Currently, charging speed and availability are among the largest barriers to EV adoption. Governments and fleet managers are playing catch up with the accelerating pace of EV development. As such, they’re improving the EV infrastructure, so that usage and opportunity do not stall due to difficulties in utilisation.
Smart charging is more than just plugging an EV into a socket and waiting for it to fully charge. It’s about managing local charging to ensure parked vehicles receive an optimum charge at the most efficient cost. Smart charging uses load balancing to charge multiple vehicles, effectively, from a single station.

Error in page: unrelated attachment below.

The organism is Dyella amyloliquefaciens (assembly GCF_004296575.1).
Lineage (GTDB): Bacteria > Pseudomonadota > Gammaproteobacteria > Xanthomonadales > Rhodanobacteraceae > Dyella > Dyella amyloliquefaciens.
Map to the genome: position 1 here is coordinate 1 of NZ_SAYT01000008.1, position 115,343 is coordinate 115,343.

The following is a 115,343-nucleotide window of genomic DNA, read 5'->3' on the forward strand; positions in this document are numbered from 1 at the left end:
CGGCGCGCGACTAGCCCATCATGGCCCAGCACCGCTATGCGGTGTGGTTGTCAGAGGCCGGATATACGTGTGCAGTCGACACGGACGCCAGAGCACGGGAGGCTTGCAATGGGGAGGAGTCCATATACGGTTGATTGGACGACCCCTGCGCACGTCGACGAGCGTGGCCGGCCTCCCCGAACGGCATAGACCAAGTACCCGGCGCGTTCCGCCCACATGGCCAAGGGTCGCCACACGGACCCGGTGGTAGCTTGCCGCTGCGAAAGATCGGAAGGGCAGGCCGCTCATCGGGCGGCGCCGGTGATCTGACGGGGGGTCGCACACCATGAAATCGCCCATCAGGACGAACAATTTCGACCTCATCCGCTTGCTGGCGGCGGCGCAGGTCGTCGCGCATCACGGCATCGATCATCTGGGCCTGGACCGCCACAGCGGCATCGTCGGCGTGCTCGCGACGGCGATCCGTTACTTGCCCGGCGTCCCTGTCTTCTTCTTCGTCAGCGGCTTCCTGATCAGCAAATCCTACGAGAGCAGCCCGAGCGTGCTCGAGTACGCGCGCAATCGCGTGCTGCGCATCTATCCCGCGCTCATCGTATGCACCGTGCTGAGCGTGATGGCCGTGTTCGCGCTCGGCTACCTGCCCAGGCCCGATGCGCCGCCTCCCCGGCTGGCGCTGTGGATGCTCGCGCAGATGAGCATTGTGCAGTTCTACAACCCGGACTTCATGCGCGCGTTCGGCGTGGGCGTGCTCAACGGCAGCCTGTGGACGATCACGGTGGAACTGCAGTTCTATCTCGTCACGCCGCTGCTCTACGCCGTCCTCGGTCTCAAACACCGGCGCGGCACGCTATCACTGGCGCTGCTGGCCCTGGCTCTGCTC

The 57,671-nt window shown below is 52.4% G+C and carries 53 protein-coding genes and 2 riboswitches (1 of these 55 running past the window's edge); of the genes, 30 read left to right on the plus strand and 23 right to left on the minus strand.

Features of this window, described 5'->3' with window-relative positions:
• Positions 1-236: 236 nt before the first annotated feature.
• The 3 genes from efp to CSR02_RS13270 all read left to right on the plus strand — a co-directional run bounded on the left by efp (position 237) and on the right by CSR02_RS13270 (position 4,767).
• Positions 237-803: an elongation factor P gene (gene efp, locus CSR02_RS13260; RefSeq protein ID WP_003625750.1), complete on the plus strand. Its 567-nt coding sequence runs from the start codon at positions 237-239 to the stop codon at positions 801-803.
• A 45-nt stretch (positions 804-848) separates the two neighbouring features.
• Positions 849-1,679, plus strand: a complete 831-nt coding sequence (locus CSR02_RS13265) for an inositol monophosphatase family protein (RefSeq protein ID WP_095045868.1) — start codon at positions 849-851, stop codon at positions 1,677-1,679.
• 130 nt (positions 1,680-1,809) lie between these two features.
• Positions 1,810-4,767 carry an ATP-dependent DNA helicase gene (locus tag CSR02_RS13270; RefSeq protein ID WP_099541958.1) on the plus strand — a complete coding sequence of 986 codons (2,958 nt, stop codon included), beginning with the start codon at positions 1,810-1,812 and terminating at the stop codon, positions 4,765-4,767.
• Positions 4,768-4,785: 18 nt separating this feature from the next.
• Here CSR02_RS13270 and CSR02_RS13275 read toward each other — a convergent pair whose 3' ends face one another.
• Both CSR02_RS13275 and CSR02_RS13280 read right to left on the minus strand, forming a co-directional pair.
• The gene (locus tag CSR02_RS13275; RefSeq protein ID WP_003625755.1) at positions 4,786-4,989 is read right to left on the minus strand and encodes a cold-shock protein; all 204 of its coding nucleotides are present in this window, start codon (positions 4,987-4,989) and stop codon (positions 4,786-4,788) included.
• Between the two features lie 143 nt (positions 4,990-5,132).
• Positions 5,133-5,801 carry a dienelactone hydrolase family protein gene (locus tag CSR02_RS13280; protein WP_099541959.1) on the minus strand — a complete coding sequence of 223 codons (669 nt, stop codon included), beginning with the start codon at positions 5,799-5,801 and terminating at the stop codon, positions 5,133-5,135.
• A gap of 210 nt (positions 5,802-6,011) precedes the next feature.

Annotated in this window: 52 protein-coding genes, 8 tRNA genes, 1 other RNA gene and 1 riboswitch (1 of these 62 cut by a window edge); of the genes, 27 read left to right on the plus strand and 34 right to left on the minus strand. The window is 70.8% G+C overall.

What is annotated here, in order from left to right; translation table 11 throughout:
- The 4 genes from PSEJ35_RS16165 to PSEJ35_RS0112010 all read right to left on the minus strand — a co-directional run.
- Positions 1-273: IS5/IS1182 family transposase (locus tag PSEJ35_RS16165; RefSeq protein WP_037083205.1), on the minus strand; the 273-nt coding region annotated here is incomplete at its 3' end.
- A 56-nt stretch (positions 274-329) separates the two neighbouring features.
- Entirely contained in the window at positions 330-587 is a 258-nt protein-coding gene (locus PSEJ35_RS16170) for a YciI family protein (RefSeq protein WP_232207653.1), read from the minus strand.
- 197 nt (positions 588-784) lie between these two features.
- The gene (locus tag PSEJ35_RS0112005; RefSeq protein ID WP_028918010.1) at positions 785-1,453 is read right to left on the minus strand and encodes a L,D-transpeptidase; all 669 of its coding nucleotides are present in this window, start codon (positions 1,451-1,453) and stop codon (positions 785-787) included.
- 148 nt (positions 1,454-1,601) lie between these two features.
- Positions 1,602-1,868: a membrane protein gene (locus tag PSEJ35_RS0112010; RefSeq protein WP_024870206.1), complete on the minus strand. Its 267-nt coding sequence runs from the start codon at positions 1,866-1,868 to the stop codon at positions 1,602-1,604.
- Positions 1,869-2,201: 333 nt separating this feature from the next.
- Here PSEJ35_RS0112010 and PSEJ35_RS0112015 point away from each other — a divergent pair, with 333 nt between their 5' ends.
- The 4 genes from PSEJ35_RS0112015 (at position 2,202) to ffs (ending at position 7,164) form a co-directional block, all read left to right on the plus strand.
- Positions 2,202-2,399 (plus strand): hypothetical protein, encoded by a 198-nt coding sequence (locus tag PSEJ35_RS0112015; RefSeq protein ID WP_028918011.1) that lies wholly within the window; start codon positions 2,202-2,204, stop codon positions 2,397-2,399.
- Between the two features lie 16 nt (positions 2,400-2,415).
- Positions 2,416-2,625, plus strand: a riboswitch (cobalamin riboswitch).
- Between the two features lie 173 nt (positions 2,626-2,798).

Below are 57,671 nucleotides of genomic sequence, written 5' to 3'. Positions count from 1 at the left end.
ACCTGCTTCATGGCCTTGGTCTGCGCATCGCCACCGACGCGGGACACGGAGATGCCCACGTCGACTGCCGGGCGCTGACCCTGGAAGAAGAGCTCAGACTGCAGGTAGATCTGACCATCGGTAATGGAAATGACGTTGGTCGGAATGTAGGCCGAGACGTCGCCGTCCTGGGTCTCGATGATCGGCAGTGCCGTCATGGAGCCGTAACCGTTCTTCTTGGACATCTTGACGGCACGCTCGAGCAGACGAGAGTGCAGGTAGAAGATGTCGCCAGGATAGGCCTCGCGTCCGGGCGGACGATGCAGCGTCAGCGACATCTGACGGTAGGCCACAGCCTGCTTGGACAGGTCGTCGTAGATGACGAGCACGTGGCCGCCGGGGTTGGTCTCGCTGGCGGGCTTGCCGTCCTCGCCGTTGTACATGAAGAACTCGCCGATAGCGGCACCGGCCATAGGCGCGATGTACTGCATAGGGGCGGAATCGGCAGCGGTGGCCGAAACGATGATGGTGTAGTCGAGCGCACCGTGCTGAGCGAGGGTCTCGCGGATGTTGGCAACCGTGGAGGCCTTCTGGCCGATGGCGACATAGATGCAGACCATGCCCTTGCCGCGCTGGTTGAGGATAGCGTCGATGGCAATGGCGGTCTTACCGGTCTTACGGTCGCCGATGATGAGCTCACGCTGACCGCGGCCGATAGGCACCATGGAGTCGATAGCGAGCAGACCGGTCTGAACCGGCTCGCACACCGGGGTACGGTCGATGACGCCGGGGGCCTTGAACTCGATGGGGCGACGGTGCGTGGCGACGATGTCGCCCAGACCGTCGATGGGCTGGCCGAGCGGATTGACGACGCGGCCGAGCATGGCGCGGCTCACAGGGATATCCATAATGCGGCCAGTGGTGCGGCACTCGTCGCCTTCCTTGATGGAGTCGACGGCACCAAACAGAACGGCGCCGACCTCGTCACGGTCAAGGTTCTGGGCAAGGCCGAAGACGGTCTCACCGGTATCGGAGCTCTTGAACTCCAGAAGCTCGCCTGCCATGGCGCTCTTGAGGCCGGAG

Smart charging is also about the communication between charging points and the electrical grid to take advantage of off-peak usage times and renewable energy sources. The main driver for it, however, is that it can remove the need for substation upgrades by limiting the power requirements at a local grid level.
How can smart charging enable the future of EVs and its infrastructure?
It’s expected that EVs will make up 8 out of 10 vehicle sales by 2030. The charging infrastructure must keep up with this demand. However, charging these vehicles will also put stress on the grid, unless the process is effectively managed. Smart technology will allow charging stations to communicate with the grid, so that power managers can monitor flows of energy in real-time and react faster to demand growth and, indeed, issues. Elements of smart technology, such as load balancing and the utilisation of AI, can both predict when and how much EVs need to charge and manage the physical charging effectively.